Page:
Ahoy there shipmates and very best wishes for your success in 2008.
Amongst all of your New Years resolutions, how many of you have committed to begin your planning for your adventure of your lifetime. For those of you that are already planning and those of you that have committed to begin, congratulations and I look forward to working with you this year.
For those of you who have yet to arrive at that point and leap that first hurdle, come on, let’s get cracking and do it together! You know, once you have jumped that hurdle, put pen to paper and begun, you will wonder why you didn’t begin a lot sooner. Here’s some guidelines and questions to help you along the way:
WHY DO I WANT TO DO THIS?
Always wanted to?
The love of sailing?
Experience different cultures?
Visit exotic destinations?
Achieve something extraordinary in my life?
WHERE DO I WANT TO GO?
Cross an ocean?
Sail to South Pacific?
WHAT TYPE OF VESSEL DO I WANT TO DO IT IN?
Modern design sailboat?
35-40ft, 40-50ft, larger?
Basic equipment or all bells and whistles?
WHEN CAN I DO IT?
Six months time?
WHO DO I WANT TO DO IT WITH?
Wife, Spouse, Partner?
These are all crucial questions that will assist you in formulating your thoughts. Get them all down on paper or in a file on your computer and then start filling in the gaps. Once you have answered them fully you will have a much clearer picture in your head as to where you are going with it. In a
short while you will finish up with something called a plan!! Simple really – and when you have this plan you will carry it everywhere with you (mind, paper or file) and you will amaze yourself with all the additional things that come to mind that you will add to your plan.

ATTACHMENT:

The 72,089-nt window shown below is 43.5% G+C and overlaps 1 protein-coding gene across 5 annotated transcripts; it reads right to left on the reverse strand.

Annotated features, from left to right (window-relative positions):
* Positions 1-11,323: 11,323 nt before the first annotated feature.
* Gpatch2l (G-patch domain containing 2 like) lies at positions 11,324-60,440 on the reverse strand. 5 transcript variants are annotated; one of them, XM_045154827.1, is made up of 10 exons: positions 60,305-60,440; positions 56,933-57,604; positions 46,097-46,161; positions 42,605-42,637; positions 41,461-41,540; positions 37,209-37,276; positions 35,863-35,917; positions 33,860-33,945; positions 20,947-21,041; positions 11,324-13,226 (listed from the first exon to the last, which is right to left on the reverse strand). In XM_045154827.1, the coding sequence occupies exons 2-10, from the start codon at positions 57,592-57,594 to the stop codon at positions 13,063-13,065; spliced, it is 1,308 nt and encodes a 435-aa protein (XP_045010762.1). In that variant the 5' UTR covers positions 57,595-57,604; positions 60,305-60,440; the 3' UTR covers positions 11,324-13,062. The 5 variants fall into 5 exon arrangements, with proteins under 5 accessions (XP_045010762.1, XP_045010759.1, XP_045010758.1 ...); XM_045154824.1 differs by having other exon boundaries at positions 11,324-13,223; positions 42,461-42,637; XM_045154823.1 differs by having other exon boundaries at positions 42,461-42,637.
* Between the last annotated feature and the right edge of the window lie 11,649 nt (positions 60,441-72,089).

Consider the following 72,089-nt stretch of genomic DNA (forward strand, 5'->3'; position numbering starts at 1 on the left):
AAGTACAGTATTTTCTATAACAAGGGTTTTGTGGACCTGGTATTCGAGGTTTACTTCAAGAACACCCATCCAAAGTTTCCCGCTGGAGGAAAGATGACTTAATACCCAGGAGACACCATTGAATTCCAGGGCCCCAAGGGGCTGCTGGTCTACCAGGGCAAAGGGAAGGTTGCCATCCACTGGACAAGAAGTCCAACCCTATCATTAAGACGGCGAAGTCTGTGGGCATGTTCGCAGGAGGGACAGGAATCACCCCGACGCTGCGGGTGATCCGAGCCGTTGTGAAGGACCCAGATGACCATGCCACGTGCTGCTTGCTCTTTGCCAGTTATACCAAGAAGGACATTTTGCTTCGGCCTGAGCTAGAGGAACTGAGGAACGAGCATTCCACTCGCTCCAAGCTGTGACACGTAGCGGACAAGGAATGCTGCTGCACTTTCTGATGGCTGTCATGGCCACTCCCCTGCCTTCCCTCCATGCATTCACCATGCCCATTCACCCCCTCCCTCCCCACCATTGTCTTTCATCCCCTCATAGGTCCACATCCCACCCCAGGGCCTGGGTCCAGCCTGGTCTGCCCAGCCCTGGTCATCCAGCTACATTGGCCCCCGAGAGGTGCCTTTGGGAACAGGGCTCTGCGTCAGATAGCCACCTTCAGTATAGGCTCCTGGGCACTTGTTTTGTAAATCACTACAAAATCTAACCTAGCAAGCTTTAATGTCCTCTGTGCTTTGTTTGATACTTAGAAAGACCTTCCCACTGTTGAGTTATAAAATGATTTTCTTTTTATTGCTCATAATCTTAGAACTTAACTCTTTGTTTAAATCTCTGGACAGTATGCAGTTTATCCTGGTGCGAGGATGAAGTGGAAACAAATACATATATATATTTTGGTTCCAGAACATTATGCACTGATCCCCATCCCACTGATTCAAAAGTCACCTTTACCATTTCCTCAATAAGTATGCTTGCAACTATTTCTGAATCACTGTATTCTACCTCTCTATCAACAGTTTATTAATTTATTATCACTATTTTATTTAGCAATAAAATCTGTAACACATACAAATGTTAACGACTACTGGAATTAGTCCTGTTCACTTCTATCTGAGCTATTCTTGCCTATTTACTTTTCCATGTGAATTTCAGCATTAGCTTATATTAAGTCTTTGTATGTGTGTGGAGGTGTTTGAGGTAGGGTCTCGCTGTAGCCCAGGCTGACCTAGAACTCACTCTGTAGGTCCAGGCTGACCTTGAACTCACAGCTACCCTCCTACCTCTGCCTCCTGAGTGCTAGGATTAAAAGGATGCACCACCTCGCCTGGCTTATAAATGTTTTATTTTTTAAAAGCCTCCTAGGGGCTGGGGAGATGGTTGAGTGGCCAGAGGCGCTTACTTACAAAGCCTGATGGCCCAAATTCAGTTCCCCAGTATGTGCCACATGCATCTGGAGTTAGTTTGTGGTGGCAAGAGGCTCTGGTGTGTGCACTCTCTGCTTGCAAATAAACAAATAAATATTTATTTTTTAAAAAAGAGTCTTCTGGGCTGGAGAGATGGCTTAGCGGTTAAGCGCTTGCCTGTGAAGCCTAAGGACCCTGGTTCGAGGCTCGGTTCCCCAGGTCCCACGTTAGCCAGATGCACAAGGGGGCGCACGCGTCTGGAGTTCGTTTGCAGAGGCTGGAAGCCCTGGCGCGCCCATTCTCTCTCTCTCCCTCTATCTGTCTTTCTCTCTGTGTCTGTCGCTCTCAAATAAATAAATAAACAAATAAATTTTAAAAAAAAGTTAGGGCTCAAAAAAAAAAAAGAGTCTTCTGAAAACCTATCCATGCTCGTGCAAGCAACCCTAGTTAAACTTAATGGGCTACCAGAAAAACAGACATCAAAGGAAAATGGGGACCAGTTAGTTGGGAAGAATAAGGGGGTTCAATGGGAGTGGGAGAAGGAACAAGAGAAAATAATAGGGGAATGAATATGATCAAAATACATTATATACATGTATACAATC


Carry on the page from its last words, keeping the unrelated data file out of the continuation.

Soon, you will reach a point where you cannot stop thinking about it and that is the point where you will suddenly become quite serious about it. That my friend, is when you realise and know you are going to do it – Oh, what a feeling!
I want to help get you to that point as soon as possible, because I know that once you have arrived there, your project will have gained such momentum you won’t be able to stop it – even if you wanted to – but at that point you will be so passionate that you will remove any obstacles that come along.
So, there we have it – begin your journey right now – Good Luck.
Following much prompting and then dragging of feet by me, I have launched a Blog on my website www.sailboat2adventure.com
Please check it out and see what you think. I will post regular items on it of events, happenings, tech. info, equipment news, sailing knowledge, in fact anything that is of interest to sailors.
As I post these regularly, you can log in at any time you wish as opposed to waiting for the Newsletter. You will still receive the Newsletter from time to time.
In addition to the blog I have recently added a short audio to my homepage. This gives the opportunity of folks hearing from me first hand the benefits of getting started with their planning.
TEST FOR YOU
Test your general sailing knowledge and of sailboat parts – work your way through and jot down your answers as you go. you can look on the internet for sites with images to identify various parts.
1. Identify the following parts of a sailboat: backstay, deck, jib, shrouds ,boom, forestay, keel, spreaders, bow, gooseneck, lifelines, stern, bow, pulpit, headstay, mainsail, stern, pulpit, cabin, hull, mast, traveler.
2. Describe the functions of the following items on a sailboat: boom, topping lift, fairlead vs. padeye, mainsheet, spring/breast lines, boomvang, fenders, outhaul, stays/shrouds, cleats, halyard, rudder, tiller/wheel, downhaul, jib, sheet, shackle, winches, telltails, cunningham.
3. Define the following terms: aft, coming about, helmsman, standing rigging, abeam, crew, leeward, starboard, ahead, forward, port, windward, astern, jibing, running rigging, tacking, beam, heel, skipper.
4. Identify the following sails and parts of a sail: battens, foot, jib, spinnaker, batten, pockets, genoa, leech, storm, jib, bolt, rope, hanks, luff, tack, clew, head, mainsail.
NAUTICAL EXPRESSION – ‘WINDFALL’
When a ship was working away from a lee shore, when gusts of katabatic wind came off the land to ease the pressure, it was called a windfall. These gusts made the ships job more easy to crab away from the lee of the land and danger, and were therefore considered to be of great benefit – hence the modern day concept of a lucky ‘windfall’
That’s all for this Newsletter – good planning and I look forward to seeing you regularly on my Blog on my website www.sailboat2adventure.com
SEE YOU NEXT TIME